This novel is a remarkable achievement on
two levels. Superficially it is a richly comic story about insular people in a
decaying environment: Rees and his young wife Ellen; Tal Harding, who
consoles Ellen when Rees is injured in a pit accident; and the docile woman who
helps Rees find himself again. Below the surface of the lives and times of Rees
and Ellen, runs the poignant journal of old John Vaughan, Ellen's father -
child of the pits, man of the valley, who has returned home to the mining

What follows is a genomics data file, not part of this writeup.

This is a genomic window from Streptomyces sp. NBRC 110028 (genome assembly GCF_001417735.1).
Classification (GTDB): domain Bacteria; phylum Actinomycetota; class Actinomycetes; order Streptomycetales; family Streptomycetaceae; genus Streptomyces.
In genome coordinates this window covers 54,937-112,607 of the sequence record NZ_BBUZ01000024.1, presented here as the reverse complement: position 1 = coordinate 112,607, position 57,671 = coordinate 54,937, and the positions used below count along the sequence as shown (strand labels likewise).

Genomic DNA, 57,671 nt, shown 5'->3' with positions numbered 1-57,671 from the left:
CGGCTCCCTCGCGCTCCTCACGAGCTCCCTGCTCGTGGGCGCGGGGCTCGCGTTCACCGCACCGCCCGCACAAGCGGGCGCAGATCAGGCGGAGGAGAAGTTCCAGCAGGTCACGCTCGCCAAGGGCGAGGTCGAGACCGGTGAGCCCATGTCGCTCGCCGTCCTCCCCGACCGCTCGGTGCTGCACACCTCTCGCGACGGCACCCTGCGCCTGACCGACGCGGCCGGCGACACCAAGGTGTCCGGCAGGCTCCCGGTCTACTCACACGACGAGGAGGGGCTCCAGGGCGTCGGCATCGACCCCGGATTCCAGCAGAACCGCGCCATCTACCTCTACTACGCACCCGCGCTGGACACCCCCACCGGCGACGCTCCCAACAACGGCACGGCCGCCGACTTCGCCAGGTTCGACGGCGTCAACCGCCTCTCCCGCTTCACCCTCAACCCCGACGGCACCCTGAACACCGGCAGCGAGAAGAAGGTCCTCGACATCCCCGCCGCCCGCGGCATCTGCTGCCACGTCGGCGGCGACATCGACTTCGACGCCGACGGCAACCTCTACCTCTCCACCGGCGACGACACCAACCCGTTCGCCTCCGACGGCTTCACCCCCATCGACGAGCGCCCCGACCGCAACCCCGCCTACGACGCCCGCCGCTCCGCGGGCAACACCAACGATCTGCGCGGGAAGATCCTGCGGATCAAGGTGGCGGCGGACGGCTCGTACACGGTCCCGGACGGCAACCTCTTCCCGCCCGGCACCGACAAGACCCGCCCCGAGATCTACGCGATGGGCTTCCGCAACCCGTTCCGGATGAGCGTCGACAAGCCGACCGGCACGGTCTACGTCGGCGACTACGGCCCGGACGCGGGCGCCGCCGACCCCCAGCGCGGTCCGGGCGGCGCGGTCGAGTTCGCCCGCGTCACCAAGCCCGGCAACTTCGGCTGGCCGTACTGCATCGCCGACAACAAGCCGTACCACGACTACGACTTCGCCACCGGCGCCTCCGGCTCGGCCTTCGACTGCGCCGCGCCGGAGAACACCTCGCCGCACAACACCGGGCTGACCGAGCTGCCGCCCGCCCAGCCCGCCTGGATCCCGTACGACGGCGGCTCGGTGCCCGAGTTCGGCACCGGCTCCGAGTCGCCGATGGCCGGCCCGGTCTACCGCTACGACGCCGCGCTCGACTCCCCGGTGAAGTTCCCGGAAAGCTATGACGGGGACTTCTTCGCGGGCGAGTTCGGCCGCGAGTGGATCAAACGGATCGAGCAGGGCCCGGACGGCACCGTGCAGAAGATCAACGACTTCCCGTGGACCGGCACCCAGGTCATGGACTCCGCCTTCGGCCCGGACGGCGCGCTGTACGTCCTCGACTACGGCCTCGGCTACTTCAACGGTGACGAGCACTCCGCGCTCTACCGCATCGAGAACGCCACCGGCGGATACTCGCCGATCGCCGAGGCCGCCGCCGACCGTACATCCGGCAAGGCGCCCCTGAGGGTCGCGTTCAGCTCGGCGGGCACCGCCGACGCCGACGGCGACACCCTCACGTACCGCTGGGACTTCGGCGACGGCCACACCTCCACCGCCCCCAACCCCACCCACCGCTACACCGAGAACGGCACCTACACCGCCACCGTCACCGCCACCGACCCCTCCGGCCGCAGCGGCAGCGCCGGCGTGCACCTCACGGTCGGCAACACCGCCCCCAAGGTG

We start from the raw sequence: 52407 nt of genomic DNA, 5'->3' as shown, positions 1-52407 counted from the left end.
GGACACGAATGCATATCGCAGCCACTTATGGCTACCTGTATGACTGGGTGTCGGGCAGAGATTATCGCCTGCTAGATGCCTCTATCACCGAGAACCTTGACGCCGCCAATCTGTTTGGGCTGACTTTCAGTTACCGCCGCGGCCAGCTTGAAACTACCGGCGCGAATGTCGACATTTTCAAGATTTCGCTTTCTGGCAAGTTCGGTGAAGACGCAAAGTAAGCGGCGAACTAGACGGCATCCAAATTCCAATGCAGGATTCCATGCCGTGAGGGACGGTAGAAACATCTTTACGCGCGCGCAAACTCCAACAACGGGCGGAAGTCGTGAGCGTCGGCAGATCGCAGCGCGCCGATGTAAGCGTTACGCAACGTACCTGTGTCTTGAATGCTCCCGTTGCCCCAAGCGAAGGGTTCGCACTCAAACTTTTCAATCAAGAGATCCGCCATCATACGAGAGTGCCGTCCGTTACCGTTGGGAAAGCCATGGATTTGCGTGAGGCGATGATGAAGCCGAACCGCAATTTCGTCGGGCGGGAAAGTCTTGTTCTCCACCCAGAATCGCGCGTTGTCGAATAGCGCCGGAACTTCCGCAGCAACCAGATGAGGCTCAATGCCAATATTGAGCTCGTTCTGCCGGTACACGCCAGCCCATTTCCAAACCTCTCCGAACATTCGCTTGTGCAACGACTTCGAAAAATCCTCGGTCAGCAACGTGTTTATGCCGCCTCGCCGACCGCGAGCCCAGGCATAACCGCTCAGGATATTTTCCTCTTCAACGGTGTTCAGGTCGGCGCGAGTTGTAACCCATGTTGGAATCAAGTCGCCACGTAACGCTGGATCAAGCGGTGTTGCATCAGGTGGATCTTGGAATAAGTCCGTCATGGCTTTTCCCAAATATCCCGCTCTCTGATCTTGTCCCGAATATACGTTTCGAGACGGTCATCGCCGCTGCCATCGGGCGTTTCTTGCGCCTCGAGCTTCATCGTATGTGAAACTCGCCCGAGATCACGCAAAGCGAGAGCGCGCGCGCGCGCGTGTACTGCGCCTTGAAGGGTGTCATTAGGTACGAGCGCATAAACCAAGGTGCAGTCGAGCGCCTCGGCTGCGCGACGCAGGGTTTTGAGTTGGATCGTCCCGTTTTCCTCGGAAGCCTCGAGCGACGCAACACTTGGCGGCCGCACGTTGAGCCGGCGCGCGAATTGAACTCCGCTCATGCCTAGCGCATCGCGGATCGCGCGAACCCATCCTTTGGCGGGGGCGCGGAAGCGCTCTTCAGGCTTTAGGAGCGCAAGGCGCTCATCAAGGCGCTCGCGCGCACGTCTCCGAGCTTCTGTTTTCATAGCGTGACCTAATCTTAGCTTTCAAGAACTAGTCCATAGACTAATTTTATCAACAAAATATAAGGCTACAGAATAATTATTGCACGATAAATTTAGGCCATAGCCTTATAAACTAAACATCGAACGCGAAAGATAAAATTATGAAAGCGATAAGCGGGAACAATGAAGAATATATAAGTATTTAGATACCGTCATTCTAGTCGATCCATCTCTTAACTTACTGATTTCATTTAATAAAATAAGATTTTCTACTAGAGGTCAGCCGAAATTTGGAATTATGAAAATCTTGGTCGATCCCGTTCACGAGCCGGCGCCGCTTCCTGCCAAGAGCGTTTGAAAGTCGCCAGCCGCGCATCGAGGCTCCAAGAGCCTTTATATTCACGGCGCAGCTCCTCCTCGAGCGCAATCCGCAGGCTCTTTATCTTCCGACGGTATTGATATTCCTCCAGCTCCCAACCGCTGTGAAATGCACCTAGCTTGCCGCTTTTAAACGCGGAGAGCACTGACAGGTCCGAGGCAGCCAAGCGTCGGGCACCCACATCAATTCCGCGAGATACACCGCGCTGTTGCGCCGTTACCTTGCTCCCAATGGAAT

town of Darien, for like the town itself, now that Caib Colliery is to be
closed down, he is near to death.
Ron Berry, writing with passion and a deep knowledge of the scene he brings so
vividly to life, uses John's journal to recount the history of Welsh coal
mining. He, of course, knows South Wales and the pits from the inside, and uses
his extraordinary mastery of language to expose the deep-seated scars of a
people whose old way of life has almost vanished from the valleys.